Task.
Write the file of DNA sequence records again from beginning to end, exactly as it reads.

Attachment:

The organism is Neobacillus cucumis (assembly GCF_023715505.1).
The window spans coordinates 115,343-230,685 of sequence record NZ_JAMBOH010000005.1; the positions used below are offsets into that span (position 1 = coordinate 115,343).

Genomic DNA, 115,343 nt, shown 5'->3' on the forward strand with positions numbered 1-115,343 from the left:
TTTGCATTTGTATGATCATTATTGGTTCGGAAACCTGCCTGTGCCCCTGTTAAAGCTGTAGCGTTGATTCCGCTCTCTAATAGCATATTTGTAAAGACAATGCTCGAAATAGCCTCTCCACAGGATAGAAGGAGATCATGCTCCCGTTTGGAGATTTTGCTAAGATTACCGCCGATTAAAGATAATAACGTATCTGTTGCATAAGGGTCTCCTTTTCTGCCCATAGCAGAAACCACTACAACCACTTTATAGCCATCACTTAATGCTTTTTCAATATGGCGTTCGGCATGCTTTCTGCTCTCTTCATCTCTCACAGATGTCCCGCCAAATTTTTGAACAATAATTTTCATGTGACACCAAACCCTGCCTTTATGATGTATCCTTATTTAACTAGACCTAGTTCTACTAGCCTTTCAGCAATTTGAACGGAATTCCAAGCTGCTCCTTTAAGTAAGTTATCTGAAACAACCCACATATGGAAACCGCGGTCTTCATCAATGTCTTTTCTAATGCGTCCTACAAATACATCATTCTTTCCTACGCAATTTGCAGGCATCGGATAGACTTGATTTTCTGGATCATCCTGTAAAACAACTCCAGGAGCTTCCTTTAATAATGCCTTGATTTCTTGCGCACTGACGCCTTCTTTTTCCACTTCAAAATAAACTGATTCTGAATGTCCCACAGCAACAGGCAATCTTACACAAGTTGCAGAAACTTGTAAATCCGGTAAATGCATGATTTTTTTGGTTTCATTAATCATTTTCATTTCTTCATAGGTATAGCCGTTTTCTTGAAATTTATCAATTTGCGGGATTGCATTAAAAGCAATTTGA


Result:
The organism is Neobacillus cucumis (assembly GCF_023715505.1).
The window spans coordinates 115,343-230,685 of sequence record NZ_JAMBOH010000005.1; the positions used below are offsets into that span (position 1 = coordinate 115,343).

Genomic DNA, 115,343 nt, shown 5'->3' on the forward strand with positions numbered 1-115,343 from the left:
TTTGCATTTGTATGATCATTATTGGTTCGGAAACCTGCCTGTGCCCCTGTTAAAGCTGTAGCGTTGATTCCGCTCTCTAATAGCATATTTGTAAAGACAATGCTCGAAATAGCCTCTCCACAGGATAGAAGGAGATCATGCTCCCGTTTGGAGATTTTGCTAAGATTACCGCCGATTAAAGATAATAACGTATCTGTTGCATAAGGGTCTCCTTTTCTGCCCATAGCAGAAACCACTACAACCACTTTATAGCCATCACTTAATGCTTTTTCAATATGGCGTTCGGCATGCTTTCTGCTCTCTTCATCTCTCACAGATGTCCCGCCAAATTTTTGAACAATAATTTTCATGTGACACCAAACCCTGCCTTTATGATGTATCCTTATTTAACTAGACCTAGTTCTACTAGCCTTTCAGCAATTTGAACGGAATTCCAAGCTGCTCCTTTAAGTAAGTTATCTGAAACAACCCACATATGGAAACCGCGGTCTTCATCAATGTCTTTTCTAATGCGTCCTACAAATACATCATTCTTTCCTACGCAATTTGCAGGCATCGGATAGACTTGATTTTCTGGATCATCCTGTAAAACAACTCCAGGAGCTTCCTTTAATAATGCCTTGATTTCTTGCGCACTGACGCCTTCTTTTTCCACTTCAAAATAAACTGATTCTGAATGTCCCACAGCAACAGGCAATCTTACACAAGTTGCAGAAACTTGTAAATCCGGTAAATGCATGATTTTTTTGGTTTCATTAATCATTTTCATTTCTTCATAGGTATAGCCGTTTTCTTGAAATTTATCAATTTGCGGGATTGCATTAAAAGCAATTTGA